Fairbanks Four wins at Ninth Circuit Court for a civil case - Must Read Alaska
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Sunday, July 12, 2020
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Fairbanks Four wins at Ninth Circuit Court for a civil case


The Fairbanks Four are evidently going to get their day in court in their civil case against the City of Fairbanks and Fairbanks police for a case dating back to 1997.

The Ninth Circuit Court of Appeals today denied the City of Fairbanks’ request for a review of a decision that reversed Judge H. Russel Holland’s dismissal of a claim against the City of Fairbanks brought by the four convicted murderers. The four are currently free.

District Court Judge Holland had tossed out the claim the four made that their rights had been violated during prosecution and that there was misconduct by investigators.

They filed appeal to Ninth Circuit, which reversed Holland’s order to dismiss. Now, the court has refused the City of Fairbanks request for another look.

The four men, convicted of beating 15-year-old John Hartman to death in 1997, had signed an agreement they would not sue the city of Fairbanks or police or prosecutors; this agreement was part of a deal that Gov. Bill Walker made through his Attorney General Craig Richards to drop all the charges and allow the men to walk.

After the murder, one of the Fairbanks Four, George Frese, sought treatment for injuries to his foot, telling medical staff that he injured his foot kicking someone in a fight the night before. The tread of his boot matched the shoeprints on John Hartman’s forehead. Frese later confessed to participating in the murder.

Eugene Vent was questioned by police and made several statements indicative of guilt. While incarcerated, he allegedly told another inmate that, “We didn’t mean to kick [JH] to death.”

Kevin Pease admitted to a fellow inmate that, “[I] did it for the punk’s money.” Another inmate asked Pease if he had committed the murder, and Pease responded, “I was f****d up, and it was bad.”

The alibi presented by Marvin Roberts was rebutted by other witnesses. Tire tread marks also placed the men at the scene of the murder.

Three separate juries found the men guilty. Marvin Roberts and Kevin Pease were tried together, while George Frese and Eugene Vent were tried separately.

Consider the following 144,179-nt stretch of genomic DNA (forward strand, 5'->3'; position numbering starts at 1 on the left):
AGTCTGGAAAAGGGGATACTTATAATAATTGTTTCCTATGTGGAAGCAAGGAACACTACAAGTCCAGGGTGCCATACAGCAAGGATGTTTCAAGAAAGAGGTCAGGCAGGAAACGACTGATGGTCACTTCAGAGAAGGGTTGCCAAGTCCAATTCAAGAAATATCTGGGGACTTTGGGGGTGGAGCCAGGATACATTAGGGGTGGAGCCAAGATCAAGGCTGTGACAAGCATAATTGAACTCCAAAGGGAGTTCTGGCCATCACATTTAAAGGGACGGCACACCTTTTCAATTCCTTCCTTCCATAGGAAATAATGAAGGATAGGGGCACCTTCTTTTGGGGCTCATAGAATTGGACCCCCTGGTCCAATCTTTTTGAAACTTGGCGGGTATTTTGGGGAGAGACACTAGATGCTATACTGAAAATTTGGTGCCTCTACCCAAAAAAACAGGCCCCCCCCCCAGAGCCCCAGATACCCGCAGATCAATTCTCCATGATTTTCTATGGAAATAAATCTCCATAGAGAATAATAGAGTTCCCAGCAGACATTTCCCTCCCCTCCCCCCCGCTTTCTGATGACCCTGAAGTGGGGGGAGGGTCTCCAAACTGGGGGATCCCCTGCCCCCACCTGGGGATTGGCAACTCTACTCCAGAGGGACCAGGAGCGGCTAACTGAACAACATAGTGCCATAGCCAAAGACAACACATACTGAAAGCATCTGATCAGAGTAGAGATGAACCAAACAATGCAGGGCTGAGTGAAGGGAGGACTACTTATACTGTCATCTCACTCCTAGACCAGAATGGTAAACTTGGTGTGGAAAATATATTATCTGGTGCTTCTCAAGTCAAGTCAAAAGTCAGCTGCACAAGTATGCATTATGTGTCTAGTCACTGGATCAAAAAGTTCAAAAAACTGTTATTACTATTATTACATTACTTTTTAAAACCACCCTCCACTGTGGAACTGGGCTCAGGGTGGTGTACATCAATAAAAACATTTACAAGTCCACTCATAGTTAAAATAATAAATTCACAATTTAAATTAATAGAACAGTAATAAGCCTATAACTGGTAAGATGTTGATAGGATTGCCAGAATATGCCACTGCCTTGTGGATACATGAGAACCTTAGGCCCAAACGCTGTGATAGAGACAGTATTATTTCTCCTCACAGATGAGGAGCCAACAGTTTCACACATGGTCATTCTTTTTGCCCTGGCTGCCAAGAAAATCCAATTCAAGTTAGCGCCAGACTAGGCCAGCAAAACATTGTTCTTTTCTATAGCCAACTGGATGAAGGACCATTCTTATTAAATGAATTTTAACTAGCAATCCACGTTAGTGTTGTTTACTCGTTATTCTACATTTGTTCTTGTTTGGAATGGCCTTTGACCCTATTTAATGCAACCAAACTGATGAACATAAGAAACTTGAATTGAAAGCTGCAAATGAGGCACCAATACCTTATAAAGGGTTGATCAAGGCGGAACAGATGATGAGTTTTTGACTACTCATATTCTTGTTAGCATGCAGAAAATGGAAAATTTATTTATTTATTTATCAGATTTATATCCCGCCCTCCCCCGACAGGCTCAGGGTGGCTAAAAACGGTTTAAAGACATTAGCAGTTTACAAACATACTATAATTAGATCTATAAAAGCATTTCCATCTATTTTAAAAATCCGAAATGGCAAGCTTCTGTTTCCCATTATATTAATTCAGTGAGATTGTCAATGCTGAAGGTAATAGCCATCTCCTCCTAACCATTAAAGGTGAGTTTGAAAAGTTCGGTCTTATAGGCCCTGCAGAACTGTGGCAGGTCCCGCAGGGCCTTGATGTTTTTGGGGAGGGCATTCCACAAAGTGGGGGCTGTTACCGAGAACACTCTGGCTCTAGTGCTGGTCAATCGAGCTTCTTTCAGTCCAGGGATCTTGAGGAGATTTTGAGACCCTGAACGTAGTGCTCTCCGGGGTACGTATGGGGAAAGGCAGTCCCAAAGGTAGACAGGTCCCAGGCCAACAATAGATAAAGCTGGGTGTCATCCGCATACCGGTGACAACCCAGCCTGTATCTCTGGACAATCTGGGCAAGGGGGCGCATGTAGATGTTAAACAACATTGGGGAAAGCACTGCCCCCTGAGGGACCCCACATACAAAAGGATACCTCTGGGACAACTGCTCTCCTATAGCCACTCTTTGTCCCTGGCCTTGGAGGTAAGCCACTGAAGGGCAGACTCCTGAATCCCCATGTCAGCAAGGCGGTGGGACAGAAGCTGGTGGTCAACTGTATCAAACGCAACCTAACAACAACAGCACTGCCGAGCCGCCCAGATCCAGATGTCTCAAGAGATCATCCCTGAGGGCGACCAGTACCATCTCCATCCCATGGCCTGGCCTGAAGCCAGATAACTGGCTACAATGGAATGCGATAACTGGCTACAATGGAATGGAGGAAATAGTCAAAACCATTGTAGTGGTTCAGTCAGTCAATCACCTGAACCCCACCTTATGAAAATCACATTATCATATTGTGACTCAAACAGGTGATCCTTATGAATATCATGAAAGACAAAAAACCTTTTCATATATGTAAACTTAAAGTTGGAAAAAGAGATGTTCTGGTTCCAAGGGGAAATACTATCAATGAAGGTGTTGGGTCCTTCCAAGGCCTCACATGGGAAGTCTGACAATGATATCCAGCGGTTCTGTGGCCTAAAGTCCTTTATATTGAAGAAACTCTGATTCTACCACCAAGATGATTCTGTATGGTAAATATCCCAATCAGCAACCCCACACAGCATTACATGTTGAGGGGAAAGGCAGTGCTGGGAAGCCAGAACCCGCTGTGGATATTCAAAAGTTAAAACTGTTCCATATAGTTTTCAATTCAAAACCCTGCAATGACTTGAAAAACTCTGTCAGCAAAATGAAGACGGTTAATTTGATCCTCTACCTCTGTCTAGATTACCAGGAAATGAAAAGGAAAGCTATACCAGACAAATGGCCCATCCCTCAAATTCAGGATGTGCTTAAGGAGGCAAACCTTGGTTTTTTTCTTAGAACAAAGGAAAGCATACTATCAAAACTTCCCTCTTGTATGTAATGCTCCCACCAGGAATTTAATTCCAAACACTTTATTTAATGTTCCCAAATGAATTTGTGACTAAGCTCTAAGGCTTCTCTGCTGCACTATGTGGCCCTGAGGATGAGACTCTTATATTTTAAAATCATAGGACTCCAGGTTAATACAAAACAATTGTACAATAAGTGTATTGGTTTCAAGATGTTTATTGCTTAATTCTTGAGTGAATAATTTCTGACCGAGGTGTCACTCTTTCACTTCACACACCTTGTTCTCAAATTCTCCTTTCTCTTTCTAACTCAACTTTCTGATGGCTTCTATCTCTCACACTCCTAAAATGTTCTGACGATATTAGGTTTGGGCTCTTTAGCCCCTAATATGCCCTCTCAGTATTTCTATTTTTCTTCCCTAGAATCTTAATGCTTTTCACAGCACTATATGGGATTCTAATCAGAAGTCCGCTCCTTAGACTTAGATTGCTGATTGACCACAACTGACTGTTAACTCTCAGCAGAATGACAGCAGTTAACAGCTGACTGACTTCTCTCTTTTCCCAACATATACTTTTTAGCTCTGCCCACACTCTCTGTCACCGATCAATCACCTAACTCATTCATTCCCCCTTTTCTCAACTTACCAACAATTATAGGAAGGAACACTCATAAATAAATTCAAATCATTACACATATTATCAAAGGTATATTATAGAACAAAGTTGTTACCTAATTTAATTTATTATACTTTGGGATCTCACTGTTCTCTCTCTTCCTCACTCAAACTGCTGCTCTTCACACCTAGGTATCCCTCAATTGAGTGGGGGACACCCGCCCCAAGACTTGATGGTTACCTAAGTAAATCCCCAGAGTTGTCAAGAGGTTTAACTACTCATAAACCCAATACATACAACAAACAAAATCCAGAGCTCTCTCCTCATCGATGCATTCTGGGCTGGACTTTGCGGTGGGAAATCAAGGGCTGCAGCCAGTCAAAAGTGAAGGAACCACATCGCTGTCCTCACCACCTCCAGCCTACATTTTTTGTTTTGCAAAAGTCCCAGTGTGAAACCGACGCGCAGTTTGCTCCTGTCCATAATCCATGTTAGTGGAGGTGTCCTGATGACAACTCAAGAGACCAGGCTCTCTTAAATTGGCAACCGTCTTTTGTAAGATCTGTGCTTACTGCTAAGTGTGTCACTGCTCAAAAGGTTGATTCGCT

(The underlying facts are outlined in several written appellate decisions, including Vent v. State, 67 P.3d 661 (Alaska App. 2003); Pease v. State, 54 P.3d 316 (Alaska App. 2002); Frese v. State, 2002 WL 31376010 (Alaska App. Oct. 23, 2002), 2004 WL 178953 (Alaska App. Jan. 28, 2004).

This was not the first time the four men had gathered to threaten and endanger Fairbanks citizens.

Just two weeks before John Hartman’s murder, the four accosted a group of people walking from a hotel to a nearby restaurant. They made insulting remarks and left only after one of the men chased them away. Minutes later, George Frese returned on his bicycle, pulled out a gun, pointed it at the man, and announced he planned to shoot him. Frese was convicted of assault and his conviction was upheld on appeal. Frese v. State, 2001 WL 1090749 (Alaska App. Sept. 19, 2001).

Just hours before Hartman’s murder, the four allegedly beat and robbed a man leaving a wedding reception. Other than the fact that the injuries were not fatal, the assault was remarkably similar to the attack on John Hartman.

Despite ample evidence of guilt, the four claimed they were unfairly treated because of race, and the Alaska Federation of Natives called for the men’s release.

The Walker Administration acceded to the political pressure, dismissing all charges and freeing the four murderers under the condition they would not sue. Later, Walker named the attorney for the Fairbanks Four as his Attorney General. Jahna Lindemuth served in that role after Craig Richards resigned and is now one of the lead attorneys trying to recall Gov. Mike Dunleavy.

Apparently unconstrained by their contractual obligations, the four sued the City of Fairbanks and several Fairbanks police officers.

Judge H. Russel Holland dismissed the claim on the ground that the four could not prove they were wrongfully convicted.